Marquis of Vaudeville is an alternative rock band from the southern United States that is often associated with steampunk and gothic subcultures.
Although performing frequently at pop culture fandom and steampunk conventions, the act is widely known for their own extravagant Vaudevillian-inspired sold-out spectacles such as A Clockwork Wonderland: Through Aether & Mysterium, Gadgets & Gobstoppers: The Twisted World of Wonka, and the show that shares the title of their debut album The Great Promenade of Fools & Ghosts.
The group is known the world over for their progressive, psychedelic, punk cabaret stylings, fusing time-worn elements of the old world with new-fangled innovation, and due to the music's mysterious, yet playful nature, the band has dubbed their sound "melodic mischief". Internet and terrestrial radio such as Dallas' leading rock/alternative stations 97.1 The Eagle and 102.1 The Edge have embraced their music and featured such songs as “Corps of Night”; a rebellious anthem to lead the lost and hearten the forgotten.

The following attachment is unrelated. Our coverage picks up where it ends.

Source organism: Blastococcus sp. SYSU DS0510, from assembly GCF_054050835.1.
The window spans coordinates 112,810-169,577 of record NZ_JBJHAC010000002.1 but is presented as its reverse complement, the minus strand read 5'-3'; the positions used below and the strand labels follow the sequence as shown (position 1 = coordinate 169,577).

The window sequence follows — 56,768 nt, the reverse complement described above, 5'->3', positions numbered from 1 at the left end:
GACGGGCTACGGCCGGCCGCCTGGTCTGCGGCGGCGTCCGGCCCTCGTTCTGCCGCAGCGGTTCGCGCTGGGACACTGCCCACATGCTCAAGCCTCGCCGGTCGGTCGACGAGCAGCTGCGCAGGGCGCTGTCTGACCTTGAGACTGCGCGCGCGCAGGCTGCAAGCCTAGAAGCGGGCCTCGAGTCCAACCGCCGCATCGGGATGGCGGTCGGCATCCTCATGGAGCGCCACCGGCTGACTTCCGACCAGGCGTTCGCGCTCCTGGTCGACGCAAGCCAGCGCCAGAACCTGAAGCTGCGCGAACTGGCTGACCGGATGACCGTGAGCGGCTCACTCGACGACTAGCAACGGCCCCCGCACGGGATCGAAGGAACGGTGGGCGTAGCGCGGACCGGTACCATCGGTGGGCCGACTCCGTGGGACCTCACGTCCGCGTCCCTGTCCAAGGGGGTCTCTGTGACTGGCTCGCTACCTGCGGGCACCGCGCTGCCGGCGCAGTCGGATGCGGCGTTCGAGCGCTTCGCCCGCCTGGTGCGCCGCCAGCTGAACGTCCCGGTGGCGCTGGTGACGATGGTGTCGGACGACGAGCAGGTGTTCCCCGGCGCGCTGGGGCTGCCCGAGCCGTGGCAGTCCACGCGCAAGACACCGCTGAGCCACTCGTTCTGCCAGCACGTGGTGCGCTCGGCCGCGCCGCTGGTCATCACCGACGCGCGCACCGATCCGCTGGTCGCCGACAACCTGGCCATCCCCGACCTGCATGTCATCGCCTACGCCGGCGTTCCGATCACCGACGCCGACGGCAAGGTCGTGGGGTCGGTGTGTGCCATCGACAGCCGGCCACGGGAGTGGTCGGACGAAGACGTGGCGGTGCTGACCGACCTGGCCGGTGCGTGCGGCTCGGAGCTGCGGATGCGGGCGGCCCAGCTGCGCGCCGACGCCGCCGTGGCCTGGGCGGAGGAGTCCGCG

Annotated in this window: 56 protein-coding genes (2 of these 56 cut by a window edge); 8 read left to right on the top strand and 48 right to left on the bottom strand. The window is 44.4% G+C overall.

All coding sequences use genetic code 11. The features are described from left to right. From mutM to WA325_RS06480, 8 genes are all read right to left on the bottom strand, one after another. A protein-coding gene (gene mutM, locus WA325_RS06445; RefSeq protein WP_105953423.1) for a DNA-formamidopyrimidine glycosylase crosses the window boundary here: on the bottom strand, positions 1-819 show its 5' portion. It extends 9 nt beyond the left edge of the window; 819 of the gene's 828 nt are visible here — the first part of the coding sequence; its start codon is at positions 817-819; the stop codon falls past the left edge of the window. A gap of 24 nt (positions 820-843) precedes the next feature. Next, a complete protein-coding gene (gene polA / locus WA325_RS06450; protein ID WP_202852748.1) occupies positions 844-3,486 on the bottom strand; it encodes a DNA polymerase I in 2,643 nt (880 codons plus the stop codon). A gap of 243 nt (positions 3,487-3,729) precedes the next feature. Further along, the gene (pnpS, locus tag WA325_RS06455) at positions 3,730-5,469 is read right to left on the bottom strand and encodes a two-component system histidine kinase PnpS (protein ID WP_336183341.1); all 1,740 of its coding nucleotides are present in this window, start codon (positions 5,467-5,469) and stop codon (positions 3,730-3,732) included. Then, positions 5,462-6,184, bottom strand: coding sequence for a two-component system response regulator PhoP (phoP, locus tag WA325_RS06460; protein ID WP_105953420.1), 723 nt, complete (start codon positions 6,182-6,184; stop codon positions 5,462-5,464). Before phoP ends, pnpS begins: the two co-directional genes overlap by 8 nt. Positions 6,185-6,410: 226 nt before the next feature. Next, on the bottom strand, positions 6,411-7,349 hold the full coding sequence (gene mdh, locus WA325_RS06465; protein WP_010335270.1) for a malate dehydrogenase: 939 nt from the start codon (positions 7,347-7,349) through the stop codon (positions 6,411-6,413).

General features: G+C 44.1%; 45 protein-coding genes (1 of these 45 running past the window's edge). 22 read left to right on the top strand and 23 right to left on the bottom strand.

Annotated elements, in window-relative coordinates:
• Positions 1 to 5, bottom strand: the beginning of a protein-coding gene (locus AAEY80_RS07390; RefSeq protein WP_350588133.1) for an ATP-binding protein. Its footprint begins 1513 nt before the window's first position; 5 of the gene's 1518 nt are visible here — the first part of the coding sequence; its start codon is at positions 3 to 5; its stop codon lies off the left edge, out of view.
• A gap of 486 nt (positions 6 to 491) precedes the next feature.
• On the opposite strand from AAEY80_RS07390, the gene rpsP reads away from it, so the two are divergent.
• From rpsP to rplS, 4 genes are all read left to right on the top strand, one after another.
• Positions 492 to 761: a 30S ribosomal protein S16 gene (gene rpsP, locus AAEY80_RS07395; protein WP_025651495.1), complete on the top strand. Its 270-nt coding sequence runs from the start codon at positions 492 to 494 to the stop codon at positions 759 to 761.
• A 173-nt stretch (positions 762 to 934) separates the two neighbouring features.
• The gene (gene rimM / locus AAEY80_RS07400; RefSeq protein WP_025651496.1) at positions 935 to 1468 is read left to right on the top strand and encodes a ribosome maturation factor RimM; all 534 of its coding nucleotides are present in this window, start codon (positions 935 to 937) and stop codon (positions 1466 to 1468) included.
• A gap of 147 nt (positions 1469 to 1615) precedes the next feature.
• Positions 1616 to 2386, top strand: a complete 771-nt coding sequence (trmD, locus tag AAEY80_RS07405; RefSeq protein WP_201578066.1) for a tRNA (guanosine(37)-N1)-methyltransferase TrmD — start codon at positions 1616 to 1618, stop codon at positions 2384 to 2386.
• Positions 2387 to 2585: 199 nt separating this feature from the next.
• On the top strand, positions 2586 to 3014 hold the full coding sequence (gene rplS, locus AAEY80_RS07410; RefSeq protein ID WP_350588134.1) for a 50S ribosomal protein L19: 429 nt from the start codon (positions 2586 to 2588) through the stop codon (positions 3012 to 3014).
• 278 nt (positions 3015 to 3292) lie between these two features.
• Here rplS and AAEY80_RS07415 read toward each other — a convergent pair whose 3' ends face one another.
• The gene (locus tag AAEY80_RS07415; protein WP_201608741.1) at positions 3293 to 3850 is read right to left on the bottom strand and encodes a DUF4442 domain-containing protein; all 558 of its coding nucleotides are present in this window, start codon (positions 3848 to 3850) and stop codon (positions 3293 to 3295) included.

The act has composed and licensed music for a variety of film projects and television shows such as the syndicated series 'Charmed' and Showtime Network’s hit series 'Dexter'. Their licensing credits also include the complete orchestral score for the Steampunk short film 'The Mechanical Grave', which was featured on The Shorts Channel in October 2013. The band also provided music for the short film 'Amelia' directed by Frank Lucatuorto and for which production design was handled by Tim Burton's brother, Daniel Burton.
The band was the winner of Steamcon 2012's Airship Award for Aural: Any aural piece of work, including but not limited to: Bands, songs, musicians, music videos and they have recently been featured in Katherine Gleason's book 'Anatomy of Steampunk: The Fashion of Victorian Futurism'. A review of their performances can be found in the music section of the Dallas Observer.